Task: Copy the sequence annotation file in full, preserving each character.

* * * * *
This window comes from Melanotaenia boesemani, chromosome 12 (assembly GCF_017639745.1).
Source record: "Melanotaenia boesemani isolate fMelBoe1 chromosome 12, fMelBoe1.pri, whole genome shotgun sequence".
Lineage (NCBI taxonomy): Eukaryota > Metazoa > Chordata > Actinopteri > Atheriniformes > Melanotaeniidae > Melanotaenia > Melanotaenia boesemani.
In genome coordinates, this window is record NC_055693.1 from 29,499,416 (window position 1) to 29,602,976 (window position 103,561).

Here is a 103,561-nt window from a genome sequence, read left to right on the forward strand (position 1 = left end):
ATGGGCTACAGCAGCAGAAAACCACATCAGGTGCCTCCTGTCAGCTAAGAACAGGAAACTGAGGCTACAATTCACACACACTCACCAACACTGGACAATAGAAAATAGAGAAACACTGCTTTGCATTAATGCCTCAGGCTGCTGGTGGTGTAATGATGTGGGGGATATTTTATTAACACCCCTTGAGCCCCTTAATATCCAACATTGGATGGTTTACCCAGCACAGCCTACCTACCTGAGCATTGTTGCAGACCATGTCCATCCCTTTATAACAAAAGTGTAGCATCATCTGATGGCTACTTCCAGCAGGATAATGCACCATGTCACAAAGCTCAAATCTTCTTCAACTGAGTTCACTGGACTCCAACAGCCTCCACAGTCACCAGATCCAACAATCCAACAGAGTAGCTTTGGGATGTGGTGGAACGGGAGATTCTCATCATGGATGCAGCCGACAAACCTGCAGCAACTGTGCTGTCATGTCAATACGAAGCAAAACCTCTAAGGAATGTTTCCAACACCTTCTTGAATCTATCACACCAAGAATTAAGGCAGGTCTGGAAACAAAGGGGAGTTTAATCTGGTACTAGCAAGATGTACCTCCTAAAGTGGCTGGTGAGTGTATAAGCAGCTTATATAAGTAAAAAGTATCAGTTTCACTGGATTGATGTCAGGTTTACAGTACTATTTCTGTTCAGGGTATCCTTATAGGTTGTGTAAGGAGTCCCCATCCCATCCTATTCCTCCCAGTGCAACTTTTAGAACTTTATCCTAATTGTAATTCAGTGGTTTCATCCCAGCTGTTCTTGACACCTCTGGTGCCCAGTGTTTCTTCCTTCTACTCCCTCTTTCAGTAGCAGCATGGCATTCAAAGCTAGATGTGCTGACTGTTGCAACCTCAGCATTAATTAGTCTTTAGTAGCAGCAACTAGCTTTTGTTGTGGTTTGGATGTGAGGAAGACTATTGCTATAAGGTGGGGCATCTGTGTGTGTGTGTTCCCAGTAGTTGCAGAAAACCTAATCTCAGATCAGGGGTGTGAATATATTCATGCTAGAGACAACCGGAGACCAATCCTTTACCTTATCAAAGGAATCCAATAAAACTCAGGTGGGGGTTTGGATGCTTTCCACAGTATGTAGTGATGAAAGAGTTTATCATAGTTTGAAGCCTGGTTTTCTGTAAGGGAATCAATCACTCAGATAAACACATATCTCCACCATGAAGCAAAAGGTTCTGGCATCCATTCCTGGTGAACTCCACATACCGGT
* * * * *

This window comes from Melanotaenia boesemani, chromosome 12 (assembly GCF_017639745.1).
Source record: "Melanotaenia boesemani isolate fMelBoe1 chromosome 12, fMelBoe1.pri, whole genome shotgun sequence".
Lineage (NCBI taxonomy): Eukaryota > Metazoa > Chordata > Actinopteri > Atheriniformes > Melanotaeniidae > Melanotaenia > Melanotaenia boesemani.
In genome coordinates, this window is record NC_055693.1 from 29,499,416 (window position 1) to 29,602,976 (window position 103,561).

Here is a 103,561-nt window from a genome sequence, read left to right on the forward strand (position 1 = left end):
ATGGGCTACAGCAGCAGAAAACCACATCAGGTGCCTCCTGTCAGCTAAGAACAGGAAACTGAGGCTACAATTCACACACACTCACCAACACTGGACAATAGAAAATAGAGAAACACTGCTTTGCATTAATGCCTCAGGCTGCTGGTGGTGTAATGATGTGGGGGATATTTTATTAACACCCCTTGAGCCCCTTAATATCCAACATTGGATGGTTTACCCAGCACAGCCTACCTACCTGAGCATTGTTGCAGACCATGTCCATCCCTTTATAACAAAAGTGTAGCATCATCTGATGGCTACTTCCAGCAGGATAATGCACCATGTCACAAAGCTCAAATCTTCTTCAACTGAGTTCACTGGACTCCAACAGCCTCCACAGTCACCAGATCCAACAATCCAACAGAGTAGCTTTGGGATGTGGTGGAACGGGAGATTCTCATCATGGATGCAGCCGACAAACCTGCAGCAACTGTGCTGTCATGTCAATACGAAGCAAAACCTCTAAGGAATGTTTCCAACACCTTCTTGAATCTATCACACCAAGAATTAAGGCAGGTCTGGAAACAAAGGGGAGTTTAATCTGGTACTAGCAAGATGTACCTCCTAAAGTGGCTGGTGAGTGTATAAGCAGCTTATATAAGTAAAAAGTATCAGTTTCACTGGATTGATGTCAGGTTTACAGTACTATTTCTGTTCAGGGTATCCTTATAGGTTGTGTAAGGAGTCCCCATCCCATCCTATTCCTCCCAGTGCAACTTTTAGAACTTTATCCTAATTGTAATTCAGTGGTTTCATCCCAGCTGTTCTTGACACCTCTGGTGCCCAGTGTTTCTTCCTTCTACTCCCTCTTTCAGTAGCAGCATGGCATTCAAAGCTAGATGTGCTGACTGTTGCAACCTCAGCATTAATTAGTCTTTAGTAGCAGCAACTAGCTTTTGTTGTGGTTTGGATGTGAGGAAGACTATTGCTATAAGGTGGGGCATCTGTGTGTGTGTGTTCCCAGTAGTTGCAGAAAACCTAATCTCAGATCAGGGGTGTGAATATATTCATGCTAGAGACAACCGGAGACCAATCCTTTACCTTATCAAAGGAATCCAATAAAACTCAGGTGGGGGTTTGGATGCTTTCCACAGTATGTAGTGATGAAAGAGTTTATCATAGTTTGAAGCCTGGTTTTCTGTAAGGGAATCAATCACTCAGATAAACACATATCTCCACCATGAAGCAAAAGGTTCTGGCATCCATTCCTGGTGAACTCCACATACCGGT